Overcoming reading difficulties with Orton-Gillingham
Guest author Adria Karlsson writes about teaching children with language-based learning disabilities how to read.
There are many different types of learner in the world. Within any given classroom a teacher is likely to encounter a myriad of learning styles, skills, special talents, and learning differences. Although this can create an exceptionally enriching environment for the students, it requires a teacher that can encourage students to shine in areas where they are strong, and to learn in areas where they struggle.
As a teacher of student with language-based learning disabilities, I encounter students with very different learning styles each day. I work with students from first through seventh grade, and it is remarkable the ways in which each student’s profile is unique. The common strand throughout though is their difficulty in learning how to read, spell, and write. Commonly referred to as dyslexic, these students in fact have very different learning profiles, but none of them are disabled. Without proper instruction, they quickly fall by the wayside and often descend to the title of “trouble student.”
To tackle language-based learning disabilities, you need an approach which provides structure and positive feedback while allowing for the differences in each child’s learning style. My fellow teachers and I follow the Orton-Gillingham approach for reading instruction. Their method is “language-based, multisensory, structured, sequential, cumulative, cognitive, and flexible” (ortonacademy.org). This means that we teach students using their eyes, ears, and fingers. We teach them using a process that draws on their ability to problem solve and use logical reasoning. We do not make huge leaps in instruction and expect them to intuitively understand how language works. They always progress even as they constantly review the basics. It is clearly acknowledged that our students are capable, and we draw on their strengths as thinkers to enable them to learn. Lastly, we teach them in a way that works for each individual student – not in the way that works for the “normal” learners in the world.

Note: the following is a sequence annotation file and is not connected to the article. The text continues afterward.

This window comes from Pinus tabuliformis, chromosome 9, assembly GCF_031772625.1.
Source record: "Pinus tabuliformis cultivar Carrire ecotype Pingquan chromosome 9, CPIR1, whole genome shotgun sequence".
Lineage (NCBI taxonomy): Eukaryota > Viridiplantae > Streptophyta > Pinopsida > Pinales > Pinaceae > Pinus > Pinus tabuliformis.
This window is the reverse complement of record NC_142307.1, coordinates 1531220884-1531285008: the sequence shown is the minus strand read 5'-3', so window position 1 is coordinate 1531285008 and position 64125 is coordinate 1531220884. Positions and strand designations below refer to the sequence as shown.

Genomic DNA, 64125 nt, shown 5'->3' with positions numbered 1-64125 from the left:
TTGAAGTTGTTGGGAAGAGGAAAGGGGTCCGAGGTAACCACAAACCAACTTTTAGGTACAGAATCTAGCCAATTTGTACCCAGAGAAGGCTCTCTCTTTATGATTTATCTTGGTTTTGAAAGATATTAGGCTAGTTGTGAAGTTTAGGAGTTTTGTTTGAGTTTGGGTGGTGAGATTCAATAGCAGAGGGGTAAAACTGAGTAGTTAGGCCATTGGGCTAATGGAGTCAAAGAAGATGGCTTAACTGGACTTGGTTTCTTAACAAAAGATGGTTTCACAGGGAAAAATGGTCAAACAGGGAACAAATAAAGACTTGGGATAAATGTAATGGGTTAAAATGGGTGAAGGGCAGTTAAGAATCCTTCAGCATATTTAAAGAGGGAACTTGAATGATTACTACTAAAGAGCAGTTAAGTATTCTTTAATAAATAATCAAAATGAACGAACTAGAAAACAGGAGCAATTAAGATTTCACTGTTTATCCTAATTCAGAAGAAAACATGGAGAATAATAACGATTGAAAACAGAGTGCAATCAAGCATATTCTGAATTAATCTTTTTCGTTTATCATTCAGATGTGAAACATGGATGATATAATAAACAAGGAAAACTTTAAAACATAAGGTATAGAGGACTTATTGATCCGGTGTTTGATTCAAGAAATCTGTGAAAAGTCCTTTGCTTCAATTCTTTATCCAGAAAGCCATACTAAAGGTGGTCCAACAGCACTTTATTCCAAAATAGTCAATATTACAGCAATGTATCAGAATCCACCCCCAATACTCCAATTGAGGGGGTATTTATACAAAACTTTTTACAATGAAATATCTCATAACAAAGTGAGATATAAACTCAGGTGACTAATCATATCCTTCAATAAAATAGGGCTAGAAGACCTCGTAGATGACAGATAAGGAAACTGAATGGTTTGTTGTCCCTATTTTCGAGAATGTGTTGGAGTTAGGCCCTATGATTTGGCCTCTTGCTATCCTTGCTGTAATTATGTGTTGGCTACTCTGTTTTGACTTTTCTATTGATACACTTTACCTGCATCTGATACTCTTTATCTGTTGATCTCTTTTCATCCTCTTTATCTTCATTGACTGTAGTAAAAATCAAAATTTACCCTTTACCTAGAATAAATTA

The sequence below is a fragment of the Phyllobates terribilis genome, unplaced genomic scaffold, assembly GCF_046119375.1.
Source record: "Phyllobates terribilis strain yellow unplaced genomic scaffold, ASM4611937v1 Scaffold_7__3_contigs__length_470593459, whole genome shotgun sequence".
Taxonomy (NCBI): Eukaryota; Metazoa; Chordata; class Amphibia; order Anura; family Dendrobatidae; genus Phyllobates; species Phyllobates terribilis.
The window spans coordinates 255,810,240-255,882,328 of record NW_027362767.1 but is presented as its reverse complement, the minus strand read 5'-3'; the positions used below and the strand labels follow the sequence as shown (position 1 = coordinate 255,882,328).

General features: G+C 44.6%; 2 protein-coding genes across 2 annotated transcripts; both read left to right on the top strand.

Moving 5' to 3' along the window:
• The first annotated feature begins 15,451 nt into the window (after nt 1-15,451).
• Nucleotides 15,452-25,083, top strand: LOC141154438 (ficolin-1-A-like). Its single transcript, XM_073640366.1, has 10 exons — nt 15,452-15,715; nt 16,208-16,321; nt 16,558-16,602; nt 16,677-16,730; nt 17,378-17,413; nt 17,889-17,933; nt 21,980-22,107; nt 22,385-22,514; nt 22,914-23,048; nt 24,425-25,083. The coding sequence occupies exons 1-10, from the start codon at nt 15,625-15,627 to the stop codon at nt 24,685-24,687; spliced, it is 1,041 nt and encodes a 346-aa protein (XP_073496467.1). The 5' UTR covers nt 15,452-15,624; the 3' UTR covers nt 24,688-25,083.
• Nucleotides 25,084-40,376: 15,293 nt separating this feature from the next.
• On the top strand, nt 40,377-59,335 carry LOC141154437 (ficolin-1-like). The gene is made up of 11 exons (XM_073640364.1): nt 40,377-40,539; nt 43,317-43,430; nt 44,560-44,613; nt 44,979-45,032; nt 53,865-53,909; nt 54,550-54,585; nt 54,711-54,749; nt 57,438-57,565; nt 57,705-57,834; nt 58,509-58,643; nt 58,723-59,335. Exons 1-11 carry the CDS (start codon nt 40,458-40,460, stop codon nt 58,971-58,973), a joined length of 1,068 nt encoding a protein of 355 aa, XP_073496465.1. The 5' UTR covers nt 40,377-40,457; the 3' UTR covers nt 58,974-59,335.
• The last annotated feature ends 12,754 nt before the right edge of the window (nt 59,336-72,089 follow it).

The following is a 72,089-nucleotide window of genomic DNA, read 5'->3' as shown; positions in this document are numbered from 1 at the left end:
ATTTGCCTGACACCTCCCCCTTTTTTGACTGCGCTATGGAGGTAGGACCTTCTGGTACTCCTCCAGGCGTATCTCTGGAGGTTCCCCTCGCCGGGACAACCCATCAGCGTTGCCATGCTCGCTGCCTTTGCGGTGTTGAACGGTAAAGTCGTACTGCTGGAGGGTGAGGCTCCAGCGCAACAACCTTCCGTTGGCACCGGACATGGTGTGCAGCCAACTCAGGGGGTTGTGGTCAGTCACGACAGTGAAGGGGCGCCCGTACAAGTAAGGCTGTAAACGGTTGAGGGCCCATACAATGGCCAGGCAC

Each lesson follows the same progression but with a new focus each day:
That is how an Orton-Gillingham lesson looks. It is highly structured and, due to that particular structure, it is also highly effective. Although no approach is right for every student, the Orton-Gillingham approach has proven successful over and over again for students that struggle to learn the symbolic systems of our language. With a knowledgeable tutor that can tailor the process to an individual learner, these “disabled” students have shown how able they really are. They grow into confident people with an understanding of their strengths and weaknesses. As a teacher, there is nothing like seeing a severely dyslexic student crack a piece of the code and realize that “hop” can be turned into “hope” by adding the “Magic E”. I credit the Orton-Gillingham approach for making that happen.
Parents who are interested in learning more about Orton-Gillingham can visit their web site at www.ortonacademy.org. Here are a few other useful links: